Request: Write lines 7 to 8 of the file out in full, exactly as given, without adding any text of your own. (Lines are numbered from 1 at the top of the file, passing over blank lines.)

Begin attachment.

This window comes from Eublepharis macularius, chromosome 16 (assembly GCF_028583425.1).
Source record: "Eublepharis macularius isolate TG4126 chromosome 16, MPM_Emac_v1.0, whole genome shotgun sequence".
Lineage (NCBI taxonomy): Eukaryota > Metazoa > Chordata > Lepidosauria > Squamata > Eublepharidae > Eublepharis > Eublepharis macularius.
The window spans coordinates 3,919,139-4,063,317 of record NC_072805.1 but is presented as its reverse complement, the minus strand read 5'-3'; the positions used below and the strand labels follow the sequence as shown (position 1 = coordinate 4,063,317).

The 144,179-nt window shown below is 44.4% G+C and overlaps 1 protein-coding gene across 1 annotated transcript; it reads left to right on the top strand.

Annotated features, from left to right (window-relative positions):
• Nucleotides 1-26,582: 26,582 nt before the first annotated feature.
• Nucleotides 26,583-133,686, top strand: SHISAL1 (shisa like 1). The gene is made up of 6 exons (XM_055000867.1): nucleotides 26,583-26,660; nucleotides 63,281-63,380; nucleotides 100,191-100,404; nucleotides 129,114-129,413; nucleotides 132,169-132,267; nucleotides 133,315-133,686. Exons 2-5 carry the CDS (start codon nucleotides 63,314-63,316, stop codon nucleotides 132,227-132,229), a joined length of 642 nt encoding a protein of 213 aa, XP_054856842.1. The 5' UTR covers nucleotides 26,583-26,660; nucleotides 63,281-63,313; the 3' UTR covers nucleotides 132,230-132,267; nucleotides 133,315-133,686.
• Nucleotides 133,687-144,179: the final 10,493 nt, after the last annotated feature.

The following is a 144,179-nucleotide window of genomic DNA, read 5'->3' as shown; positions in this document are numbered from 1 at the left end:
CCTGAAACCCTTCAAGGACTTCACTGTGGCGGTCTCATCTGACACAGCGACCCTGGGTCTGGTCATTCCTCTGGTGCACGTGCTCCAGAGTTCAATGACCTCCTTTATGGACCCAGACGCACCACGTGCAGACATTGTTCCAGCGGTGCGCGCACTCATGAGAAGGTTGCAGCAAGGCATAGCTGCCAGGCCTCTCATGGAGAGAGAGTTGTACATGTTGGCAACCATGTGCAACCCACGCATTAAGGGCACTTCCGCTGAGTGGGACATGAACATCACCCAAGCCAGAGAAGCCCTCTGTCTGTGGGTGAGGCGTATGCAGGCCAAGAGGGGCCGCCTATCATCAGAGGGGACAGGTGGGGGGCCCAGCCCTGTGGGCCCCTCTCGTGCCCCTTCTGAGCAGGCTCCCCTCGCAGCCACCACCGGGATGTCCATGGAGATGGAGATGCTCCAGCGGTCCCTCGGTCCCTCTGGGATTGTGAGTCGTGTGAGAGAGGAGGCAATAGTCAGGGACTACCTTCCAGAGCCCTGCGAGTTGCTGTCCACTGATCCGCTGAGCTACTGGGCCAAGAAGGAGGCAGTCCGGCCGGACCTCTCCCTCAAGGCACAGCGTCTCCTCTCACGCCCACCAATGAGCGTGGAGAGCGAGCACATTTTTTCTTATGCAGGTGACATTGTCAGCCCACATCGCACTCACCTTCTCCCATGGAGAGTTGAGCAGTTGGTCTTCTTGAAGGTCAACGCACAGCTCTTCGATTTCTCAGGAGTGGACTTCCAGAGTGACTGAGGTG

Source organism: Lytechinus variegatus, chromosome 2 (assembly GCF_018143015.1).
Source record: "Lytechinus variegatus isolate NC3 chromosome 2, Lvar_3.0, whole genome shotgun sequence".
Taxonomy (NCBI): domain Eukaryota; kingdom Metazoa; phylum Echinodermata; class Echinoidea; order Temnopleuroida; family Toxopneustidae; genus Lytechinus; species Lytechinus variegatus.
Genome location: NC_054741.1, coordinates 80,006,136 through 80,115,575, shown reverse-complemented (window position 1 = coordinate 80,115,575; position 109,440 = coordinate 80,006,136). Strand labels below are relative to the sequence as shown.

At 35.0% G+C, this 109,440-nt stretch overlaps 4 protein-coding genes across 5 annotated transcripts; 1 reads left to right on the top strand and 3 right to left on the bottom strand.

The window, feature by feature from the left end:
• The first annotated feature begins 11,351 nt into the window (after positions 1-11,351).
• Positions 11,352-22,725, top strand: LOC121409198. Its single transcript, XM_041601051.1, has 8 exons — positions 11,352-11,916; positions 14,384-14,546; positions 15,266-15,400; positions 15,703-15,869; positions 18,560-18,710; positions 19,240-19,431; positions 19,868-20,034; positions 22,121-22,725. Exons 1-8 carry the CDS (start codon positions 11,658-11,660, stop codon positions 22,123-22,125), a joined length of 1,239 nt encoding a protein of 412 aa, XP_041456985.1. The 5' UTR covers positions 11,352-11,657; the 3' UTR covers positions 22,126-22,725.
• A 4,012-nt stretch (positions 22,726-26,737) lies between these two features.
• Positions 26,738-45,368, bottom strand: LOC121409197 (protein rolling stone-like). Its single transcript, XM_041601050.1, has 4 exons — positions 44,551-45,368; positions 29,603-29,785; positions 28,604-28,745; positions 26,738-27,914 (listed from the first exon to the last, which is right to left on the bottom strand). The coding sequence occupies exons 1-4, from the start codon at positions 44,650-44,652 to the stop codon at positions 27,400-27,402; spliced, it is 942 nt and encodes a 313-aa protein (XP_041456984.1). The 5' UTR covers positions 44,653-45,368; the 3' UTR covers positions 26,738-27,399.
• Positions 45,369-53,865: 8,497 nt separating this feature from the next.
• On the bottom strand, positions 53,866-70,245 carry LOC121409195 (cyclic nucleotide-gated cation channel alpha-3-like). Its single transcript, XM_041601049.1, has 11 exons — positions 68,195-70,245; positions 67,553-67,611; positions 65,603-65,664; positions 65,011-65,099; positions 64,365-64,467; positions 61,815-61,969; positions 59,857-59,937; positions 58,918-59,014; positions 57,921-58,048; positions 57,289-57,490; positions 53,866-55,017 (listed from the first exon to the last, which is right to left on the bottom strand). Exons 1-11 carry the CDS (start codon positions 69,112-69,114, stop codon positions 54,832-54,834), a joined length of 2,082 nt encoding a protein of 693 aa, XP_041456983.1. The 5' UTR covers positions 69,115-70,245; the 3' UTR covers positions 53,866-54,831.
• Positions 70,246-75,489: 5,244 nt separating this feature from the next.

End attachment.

• Nucleotides 1-26,582: 26,582 nt before the first annotated feature.
• Nucleotides 26,583-133,686, top strand: SHISAL1 (shisa like 1). The gene is made up of 6 exons (XM_055000867.1): nucleotides 26,583-26,660; nucleotides 63,281-63,380; nucleotides 100,191-100,404; nucleotides 129,114-129,413; nucleotides 132,169-132,267; nucleotides 133,315-133,686. Exons 2-5 carry the CDS (start codon nucleotides 63,314-63,316, stop codon nucleotides 132,227-132,229), a joined length of 642 nt encoding a protein of 213 aa, XP_054856842.1. The 5' UTR covers nucleotides 26,583-26,660; nucleotides 63,281-63,313; the 3' UTR covers nucleotides 132,230-132,267; nucleotides 133,315-133,686.